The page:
Top 4 things every tax payer forgets

Every year, taxes come around and just one little thing was forgotten. These little things tend to actually make a big difference, and it’s a good idea to get a head start on your taxes now while you still have time to correct any accidental mistakes. Here are a few of the most commonly made mistakes. If you’re not sure if any of these apply to you, remember that there are trained tax professionals at all of our Check City locations can help.

Unemployment

If you have been released from a position within the past year and have been receiving unemployment benefits in compensation for a lack of salary, a portion of that is still considered taxable. There are two ways to avoid the shock when taxes come around. Before you receive any benefits you can opt to automatically lose 10 percent of every check to the IRS by filling out a Voluntary Withholding Request (W-4V). If, when the time comes, you don’t feel that you can part with all of the tax money you owe from unemployment, you can pay estimated taxes.

Alimony

Often with the stress of divorce, taxes seem like little to no importance and you forget that the alimony you receive must also go towards taxes. To prevent all of your alimony and other untaxed income to go to the IRS in a big chunk in April, look into estimated tax filings. If you also receive child support in addition to your alimony, those are not taxable and you do not have to worry about losing a cent of it to the IRS.

Prize Winnings

How fair would it be if you won a competition and got all of the prize money? Well, it does seem fair but the IRS doesn’t play that way. That money is still considered taxable, and in all the hubbub you are likely to forget how much of it you are really due. This also applies to any property you win, and you have to pay taxes on the fair market value of it. Whoever you won the prize from will give you a form declaring how much the prize is worth and you must report it in your taxes. If you are caught underreporting what you earned, you will most likely become subject to an investigation.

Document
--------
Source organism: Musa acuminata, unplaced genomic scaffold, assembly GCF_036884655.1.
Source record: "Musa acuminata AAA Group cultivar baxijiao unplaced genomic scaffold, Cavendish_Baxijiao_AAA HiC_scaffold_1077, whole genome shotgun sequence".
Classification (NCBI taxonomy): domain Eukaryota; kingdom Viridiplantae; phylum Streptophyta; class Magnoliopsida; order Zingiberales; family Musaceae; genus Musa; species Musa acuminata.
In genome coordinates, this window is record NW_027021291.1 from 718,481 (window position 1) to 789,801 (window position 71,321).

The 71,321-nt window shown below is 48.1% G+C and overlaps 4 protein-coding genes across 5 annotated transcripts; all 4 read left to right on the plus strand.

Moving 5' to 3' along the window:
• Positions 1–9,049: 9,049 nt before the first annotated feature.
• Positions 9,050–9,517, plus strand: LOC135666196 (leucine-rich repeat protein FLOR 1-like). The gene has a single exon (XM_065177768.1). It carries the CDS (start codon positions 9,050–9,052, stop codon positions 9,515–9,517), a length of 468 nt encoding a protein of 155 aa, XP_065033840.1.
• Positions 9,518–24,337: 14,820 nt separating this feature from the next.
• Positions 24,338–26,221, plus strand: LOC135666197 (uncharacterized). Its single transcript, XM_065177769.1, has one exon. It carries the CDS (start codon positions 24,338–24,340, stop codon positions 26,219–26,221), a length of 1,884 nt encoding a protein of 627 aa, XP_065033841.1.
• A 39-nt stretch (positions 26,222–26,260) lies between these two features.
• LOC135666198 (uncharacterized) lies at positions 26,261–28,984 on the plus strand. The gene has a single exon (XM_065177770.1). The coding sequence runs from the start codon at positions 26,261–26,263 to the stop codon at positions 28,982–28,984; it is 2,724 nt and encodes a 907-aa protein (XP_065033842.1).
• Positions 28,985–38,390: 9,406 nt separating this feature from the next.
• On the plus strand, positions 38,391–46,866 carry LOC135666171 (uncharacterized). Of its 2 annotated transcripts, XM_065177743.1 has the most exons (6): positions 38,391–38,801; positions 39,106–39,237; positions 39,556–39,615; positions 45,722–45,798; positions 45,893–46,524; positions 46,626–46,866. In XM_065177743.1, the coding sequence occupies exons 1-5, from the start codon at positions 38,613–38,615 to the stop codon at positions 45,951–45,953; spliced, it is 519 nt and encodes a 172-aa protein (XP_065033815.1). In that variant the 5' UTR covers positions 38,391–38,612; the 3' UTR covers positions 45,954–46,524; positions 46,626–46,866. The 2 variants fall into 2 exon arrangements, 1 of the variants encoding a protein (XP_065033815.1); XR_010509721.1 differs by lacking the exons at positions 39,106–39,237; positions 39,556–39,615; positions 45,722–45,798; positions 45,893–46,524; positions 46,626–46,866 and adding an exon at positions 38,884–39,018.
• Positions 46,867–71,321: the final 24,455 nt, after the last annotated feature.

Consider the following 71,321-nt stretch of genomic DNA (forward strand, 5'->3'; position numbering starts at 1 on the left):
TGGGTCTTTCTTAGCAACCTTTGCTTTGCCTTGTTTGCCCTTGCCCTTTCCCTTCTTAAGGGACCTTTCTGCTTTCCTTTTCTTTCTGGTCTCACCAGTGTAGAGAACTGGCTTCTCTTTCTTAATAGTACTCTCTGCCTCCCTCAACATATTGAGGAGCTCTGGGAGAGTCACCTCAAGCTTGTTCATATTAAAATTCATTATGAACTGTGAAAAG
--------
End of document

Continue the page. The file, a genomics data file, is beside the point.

Money earned from gambling is taxable as well, however you can subtract any losses you may have sustained gambling from your winnings, which may even out how much you have to pay in taxes.

Social Security Benefits

If you are receiving Social Security benefits as the only source of your income, you have nothing to worry about and the money isn’t taxable. But if you have another source of income, those benefits are considered fair game to the IRS. They can tax up to 85 percent of your Social Security
checks. Much like the unemployment checks, you have two options. Either automatically have the tax money deducted from the check when you get it, or pay estimated tax payments.

If you have any questions about your taxes and how much you owe, talk to a professional. All of our Check City locations offer tax services so don’t be the one to make the mistake that will cost you big time when tax season comes around.

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